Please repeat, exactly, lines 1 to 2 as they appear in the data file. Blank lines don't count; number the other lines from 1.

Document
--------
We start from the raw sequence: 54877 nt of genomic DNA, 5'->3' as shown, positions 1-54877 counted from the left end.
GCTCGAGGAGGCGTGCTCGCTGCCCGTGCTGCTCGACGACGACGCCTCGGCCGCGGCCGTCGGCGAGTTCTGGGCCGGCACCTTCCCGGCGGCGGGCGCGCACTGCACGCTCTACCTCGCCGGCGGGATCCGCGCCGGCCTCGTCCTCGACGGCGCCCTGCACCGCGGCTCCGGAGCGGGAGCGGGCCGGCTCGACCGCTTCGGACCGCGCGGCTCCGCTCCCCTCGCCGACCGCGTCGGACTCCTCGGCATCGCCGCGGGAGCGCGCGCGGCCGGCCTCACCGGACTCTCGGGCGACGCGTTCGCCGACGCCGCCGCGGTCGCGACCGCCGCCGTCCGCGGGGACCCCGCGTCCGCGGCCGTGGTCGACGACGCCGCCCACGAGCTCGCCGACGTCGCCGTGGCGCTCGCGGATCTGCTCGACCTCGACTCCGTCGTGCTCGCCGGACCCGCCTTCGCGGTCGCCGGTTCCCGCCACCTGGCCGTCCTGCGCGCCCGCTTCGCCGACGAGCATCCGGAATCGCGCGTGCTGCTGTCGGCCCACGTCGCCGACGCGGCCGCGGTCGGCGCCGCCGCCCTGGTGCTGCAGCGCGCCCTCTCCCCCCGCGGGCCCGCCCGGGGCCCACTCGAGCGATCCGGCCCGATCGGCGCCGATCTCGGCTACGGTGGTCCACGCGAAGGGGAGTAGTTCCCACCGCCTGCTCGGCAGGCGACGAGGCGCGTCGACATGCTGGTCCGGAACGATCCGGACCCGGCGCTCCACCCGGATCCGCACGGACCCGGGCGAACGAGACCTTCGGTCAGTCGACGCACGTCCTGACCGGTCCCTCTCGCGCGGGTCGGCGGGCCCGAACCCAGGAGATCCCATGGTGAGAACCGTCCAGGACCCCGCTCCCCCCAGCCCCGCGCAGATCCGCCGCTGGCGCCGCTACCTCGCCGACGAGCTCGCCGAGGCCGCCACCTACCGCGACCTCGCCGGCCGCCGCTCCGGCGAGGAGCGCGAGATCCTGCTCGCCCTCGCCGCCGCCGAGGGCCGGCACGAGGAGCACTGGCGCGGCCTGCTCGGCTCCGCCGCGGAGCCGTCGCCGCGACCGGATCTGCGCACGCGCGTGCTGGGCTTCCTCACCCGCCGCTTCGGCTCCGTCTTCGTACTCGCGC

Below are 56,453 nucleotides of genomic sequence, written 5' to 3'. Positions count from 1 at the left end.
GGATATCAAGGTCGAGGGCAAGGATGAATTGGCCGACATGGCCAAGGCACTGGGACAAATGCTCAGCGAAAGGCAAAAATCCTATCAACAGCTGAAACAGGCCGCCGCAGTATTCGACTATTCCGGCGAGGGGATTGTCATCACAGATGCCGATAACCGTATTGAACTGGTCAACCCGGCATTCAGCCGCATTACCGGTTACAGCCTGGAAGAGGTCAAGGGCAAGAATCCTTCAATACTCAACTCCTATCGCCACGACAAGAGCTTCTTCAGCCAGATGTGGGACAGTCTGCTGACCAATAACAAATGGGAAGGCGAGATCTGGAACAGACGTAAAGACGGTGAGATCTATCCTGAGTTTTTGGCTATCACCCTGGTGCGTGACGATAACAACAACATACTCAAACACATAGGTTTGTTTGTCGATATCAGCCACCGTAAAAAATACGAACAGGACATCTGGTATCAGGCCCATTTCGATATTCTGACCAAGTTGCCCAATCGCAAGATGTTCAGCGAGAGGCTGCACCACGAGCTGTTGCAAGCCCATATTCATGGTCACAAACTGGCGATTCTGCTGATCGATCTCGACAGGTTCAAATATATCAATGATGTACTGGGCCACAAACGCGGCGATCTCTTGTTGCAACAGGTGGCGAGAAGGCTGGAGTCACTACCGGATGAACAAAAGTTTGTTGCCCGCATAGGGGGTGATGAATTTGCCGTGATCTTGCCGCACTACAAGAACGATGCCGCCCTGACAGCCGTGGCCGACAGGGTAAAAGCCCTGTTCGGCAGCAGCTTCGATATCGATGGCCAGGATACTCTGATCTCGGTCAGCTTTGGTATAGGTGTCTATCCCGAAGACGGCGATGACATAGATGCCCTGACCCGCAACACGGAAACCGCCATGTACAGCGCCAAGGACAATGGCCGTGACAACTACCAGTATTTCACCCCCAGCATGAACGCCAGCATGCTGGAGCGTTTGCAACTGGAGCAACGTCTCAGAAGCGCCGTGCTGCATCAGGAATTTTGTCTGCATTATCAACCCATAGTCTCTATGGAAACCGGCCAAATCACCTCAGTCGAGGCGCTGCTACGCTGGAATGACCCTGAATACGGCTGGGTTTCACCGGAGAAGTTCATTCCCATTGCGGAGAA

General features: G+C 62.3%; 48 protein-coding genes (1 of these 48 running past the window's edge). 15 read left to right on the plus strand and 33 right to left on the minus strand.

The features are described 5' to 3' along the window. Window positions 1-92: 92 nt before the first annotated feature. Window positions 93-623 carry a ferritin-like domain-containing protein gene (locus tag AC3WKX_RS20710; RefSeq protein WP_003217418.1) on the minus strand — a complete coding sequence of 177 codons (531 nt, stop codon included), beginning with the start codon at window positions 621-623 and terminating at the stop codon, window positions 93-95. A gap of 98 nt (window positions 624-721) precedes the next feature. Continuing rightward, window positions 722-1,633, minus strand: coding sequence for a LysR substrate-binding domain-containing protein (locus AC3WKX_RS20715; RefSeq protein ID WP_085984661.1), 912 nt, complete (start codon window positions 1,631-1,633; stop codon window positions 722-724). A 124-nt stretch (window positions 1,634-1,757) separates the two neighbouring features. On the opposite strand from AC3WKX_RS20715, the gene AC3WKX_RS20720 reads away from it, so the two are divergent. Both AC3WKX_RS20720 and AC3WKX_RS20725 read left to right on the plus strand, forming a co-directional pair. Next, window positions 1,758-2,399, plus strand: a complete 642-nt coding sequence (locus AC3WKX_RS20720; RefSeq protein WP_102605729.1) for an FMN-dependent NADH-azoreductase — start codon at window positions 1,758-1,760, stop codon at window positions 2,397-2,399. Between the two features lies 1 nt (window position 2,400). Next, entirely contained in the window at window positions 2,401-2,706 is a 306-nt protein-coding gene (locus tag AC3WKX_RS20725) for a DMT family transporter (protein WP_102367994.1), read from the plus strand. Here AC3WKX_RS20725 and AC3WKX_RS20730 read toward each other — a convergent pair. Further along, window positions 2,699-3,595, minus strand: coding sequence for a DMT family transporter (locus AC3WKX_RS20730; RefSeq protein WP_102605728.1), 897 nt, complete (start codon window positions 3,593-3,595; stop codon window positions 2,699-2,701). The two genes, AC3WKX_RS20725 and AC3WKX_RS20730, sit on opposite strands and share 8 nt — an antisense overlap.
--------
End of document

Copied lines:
We start from the raw sequence: 54877 nt of genomic DNA, 5'->3' as shown, positions 1-54877 counted from the left end.
GCTCGAGGAGGCGTGCTCGCTGCCCGTGCTGCTCGACGACGACGCCTCGGCCGCGGCCGTCGGCGAGTTCTGGGCCGGCACCTTCCCGGCGGCGGGCGCGCACTGCACGCTCTACCTCGCCGGCGGGATCCGCGCCGGCCTCGTCCTCGACGGCGCCCTGCACCGCGGCTCCGGAGCGGGAGCGGGCCGGCTCGACCGCTTCGGACCGCGCGGCTCCGCTCCCCTCGCCGACCGCGTCGGACTCCTCGGCATCGCCGCGGGAGCGCGCGCGGCCGGCCTCACCGGACTCTCGGGCGACGCGTTCGCCGACGCCGCCGCGGTCGCGACCGCCGCCGTCCGCGGGGACCCCGCGTCCGCGGCCGTGGTCGACGACGCCGCCCACGAGCTCGCCGACGTCGCCGTGGCGCTCGCGGATCTGCTCGACCTCGACTCCGTCGTGCTCGCCGGACCCGCCTTCGCGGTCGCCGGTTCCCGCCACCTGGCCGTCCTGCGCGCCCGCTTCGCCGACGAGCATCCGGAATCGCGCGTGCTGCTGTCGGCCCACGTCGCCGACGCGGCCGCGGTCGGCGCCGCCGCCCTGGTGCTGCAGCGCGCCCTCTCCCCCCGCGGGCCCGCCCGGGGCCCACTCGAGCGATCCGGCCCGATCGGCGCCGATCTCGGCTACGGTGGTCCACGCGAAGGGGAGTAGTTCCCACCGCCTGCTCGGCAGGCGACGAGGCGCGTCGACATGCTGGTCCGGAACGATCCGGACCCGGCGCTCCACCCGGATCCGCACGGACCCGGGCGAACGAGACCTTCGGTCAGTCGACGCACGTCCTGACCGGTCCCTCTCGCGCGGGTCGGCGGGCCCGAACCCAGGAGATCCCATGGTGAGAACCGTCCAGGACCCCGCTCCCCCCAGCCCCGCGCAGATCCGCCGCTGGCGCCGCTACCTCGCCGACGAGCTCGCCGAGGCCGCCACCTACCGCGACCTCGCCGGCCGCCGCTCCGGCGAGGAGCGCGAGATCCTGCTCGCCCTCGCCGCCGCCGAGGGCCGGCACGAGGAGCACTGGCGCGGCCTGCTCGGCTCCGCCGCGGAGCCGTCGCCGCGACCGGATCTGCGCACGCGCGTGCTGGGCTTCCTCACCCGCCGCTTCGGCTCCGTCTTCGTACTCGCGC